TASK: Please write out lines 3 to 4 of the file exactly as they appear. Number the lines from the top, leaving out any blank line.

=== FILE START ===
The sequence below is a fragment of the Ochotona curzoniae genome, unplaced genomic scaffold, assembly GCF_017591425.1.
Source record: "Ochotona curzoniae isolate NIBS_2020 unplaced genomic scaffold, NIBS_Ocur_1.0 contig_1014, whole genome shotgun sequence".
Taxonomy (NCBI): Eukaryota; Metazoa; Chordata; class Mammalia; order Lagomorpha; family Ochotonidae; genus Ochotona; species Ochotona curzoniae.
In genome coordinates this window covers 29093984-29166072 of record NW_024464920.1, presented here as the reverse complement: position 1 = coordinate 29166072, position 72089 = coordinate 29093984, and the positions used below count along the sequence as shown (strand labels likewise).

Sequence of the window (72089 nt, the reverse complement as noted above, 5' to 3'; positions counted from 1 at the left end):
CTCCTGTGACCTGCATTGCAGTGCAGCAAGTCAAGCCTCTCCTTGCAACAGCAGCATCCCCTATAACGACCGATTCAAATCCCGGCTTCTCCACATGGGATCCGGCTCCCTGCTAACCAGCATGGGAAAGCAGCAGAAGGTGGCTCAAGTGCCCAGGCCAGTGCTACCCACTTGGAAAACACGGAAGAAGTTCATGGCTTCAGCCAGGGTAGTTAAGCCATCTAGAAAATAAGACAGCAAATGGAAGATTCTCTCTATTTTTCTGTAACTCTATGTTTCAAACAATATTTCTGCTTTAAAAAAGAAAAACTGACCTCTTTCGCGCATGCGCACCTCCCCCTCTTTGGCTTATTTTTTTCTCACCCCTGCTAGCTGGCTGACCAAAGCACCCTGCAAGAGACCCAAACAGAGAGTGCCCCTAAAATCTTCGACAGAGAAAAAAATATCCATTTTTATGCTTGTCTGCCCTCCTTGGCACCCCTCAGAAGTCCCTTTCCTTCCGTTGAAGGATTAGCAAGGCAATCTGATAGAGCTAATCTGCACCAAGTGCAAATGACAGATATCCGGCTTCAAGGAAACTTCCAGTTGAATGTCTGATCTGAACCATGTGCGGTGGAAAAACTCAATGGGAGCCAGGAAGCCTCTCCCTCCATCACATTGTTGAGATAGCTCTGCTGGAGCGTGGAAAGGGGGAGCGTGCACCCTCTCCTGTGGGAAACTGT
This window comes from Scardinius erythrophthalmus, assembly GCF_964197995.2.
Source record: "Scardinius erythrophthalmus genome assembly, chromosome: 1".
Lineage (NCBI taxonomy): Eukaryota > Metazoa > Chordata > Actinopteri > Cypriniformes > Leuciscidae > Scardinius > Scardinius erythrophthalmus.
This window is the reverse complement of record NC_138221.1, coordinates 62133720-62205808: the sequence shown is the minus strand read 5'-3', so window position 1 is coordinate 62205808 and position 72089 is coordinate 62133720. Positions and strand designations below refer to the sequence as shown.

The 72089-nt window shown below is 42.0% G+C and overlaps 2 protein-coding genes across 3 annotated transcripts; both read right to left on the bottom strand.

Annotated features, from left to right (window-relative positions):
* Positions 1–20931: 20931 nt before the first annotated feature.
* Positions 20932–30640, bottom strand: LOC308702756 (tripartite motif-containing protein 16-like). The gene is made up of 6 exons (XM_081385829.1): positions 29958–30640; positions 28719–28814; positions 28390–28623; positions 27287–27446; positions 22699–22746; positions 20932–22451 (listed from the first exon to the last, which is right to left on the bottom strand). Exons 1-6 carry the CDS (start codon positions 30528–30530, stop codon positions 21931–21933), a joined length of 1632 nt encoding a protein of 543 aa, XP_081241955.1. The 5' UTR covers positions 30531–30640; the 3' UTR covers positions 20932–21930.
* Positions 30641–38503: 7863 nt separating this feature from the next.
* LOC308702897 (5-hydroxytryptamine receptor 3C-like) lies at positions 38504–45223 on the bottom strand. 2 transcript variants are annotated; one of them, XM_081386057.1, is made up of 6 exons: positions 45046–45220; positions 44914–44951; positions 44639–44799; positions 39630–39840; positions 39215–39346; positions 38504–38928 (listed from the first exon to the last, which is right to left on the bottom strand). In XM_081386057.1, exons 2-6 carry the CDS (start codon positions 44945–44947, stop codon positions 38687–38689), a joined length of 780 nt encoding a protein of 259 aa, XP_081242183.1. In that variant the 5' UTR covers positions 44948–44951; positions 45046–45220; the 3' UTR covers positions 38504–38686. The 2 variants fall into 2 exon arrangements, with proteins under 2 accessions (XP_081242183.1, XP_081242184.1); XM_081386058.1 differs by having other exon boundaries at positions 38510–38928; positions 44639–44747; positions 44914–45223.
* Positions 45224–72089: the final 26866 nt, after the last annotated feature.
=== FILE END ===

Taxonomy (NCBI): Eukaryota; Metazoa; Chordata; class Mammalia; order Lagomorpha; family Ochotonidae; genus Ochotona; species Ochotona curzoniae.
In genome coordinates this window covers 29093984-29166072 of record NW_024464920.1, presented here as the reverse complement: position 1 = coordinate 29166072, position 72089 = coordinate 29093984, and the positions used below count along the sequence as shown (strand labels likewise).